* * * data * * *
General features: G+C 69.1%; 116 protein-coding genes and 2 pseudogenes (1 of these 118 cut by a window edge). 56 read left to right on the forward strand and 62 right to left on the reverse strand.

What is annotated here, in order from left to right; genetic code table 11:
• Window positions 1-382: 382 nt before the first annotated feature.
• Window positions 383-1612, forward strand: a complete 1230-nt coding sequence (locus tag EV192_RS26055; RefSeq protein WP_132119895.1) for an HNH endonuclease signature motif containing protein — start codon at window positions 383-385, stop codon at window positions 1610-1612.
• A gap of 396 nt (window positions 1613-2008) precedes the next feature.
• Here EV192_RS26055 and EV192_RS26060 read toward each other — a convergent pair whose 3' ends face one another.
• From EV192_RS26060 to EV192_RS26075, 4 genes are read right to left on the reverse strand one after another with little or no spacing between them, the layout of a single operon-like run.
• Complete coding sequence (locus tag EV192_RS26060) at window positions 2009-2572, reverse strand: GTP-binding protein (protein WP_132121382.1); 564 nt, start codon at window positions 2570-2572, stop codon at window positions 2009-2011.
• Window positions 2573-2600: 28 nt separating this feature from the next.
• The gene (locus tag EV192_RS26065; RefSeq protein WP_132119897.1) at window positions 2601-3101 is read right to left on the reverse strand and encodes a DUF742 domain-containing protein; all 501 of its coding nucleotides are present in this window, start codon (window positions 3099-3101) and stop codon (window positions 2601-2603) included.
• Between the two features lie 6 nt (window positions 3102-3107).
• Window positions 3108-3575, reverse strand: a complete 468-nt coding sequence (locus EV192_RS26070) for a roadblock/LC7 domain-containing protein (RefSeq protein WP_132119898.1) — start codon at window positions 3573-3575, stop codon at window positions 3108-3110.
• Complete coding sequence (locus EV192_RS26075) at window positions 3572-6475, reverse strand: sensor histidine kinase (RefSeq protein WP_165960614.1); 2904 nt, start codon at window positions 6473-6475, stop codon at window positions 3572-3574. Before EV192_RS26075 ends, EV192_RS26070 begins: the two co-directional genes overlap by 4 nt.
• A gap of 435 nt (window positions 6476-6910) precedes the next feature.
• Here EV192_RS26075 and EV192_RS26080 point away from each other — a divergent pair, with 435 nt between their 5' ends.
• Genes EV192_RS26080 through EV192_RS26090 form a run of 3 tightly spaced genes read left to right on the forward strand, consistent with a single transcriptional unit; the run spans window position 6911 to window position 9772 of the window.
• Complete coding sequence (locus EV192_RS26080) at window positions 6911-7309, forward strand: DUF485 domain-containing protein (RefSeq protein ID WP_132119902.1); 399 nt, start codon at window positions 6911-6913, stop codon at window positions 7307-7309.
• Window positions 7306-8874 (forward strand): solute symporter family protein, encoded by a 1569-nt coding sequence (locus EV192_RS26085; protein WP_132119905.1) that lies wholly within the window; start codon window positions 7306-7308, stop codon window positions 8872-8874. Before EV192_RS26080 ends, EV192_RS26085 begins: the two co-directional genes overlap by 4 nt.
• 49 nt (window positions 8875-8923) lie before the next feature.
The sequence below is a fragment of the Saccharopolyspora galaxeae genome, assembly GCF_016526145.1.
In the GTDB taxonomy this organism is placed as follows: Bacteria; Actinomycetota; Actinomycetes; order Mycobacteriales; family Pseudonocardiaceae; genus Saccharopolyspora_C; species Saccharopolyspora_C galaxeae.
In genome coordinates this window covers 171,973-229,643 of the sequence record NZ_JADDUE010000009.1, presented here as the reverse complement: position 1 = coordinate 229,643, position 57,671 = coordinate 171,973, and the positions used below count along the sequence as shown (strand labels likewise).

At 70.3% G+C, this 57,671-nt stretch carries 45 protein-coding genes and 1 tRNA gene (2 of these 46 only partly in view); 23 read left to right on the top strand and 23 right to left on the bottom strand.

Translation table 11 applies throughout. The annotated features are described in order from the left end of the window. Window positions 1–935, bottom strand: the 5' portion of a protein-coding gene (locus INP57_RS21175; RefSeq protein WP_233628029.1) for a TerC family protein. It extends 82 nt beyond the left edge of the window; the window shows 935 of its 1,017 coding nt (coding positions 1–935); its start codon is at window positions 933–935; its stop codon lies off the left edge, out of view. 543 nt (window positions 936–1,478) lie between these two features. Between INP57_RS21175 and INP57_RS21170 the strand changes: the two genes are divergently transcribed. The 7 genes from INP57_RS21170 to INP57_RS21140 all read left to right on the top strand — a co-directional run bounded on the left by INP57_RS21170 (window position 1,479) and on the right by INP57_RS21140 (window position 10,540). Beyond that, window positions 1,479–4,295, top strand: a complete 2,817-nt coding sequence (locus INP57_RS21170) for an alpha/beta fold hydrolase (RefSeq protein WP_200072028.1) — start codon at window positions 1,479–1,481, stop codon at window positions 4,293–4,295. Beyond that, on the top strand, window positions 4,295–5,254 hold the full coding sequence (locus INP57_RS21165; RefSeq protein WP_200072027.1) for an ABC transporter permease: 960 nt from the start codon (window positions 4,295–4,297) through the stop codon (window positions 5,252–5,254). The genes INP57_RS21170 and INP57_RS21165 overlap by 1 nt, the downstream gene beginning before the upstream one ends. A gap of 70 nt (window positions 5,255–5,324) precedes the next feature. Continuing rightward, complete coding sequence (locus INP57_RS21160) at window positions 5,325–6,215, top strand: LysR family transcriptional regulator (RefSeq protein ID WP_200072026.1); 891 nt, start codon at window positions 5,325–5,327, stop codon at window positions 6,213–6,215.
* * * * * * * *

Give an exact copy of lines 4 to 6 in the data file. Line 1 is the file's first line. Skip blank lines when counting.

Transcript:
• Window positions 383-1612, forward strand: a complete 1230-nt coding sequence (locus tag EV192_RS26055; RefSeq protein WP_132119895.1) for an HNH endonuclease signature motif containing protein — start codon at window positions 383-385, stop codon at window positions 1610-1612.
• A gap of 396 nt (window positions 1613-2008) precedes the next feature.
• Here EV192_RS26055 and EV192_RS26060 read toward each other — a convergent pair whose 3' ends face one another.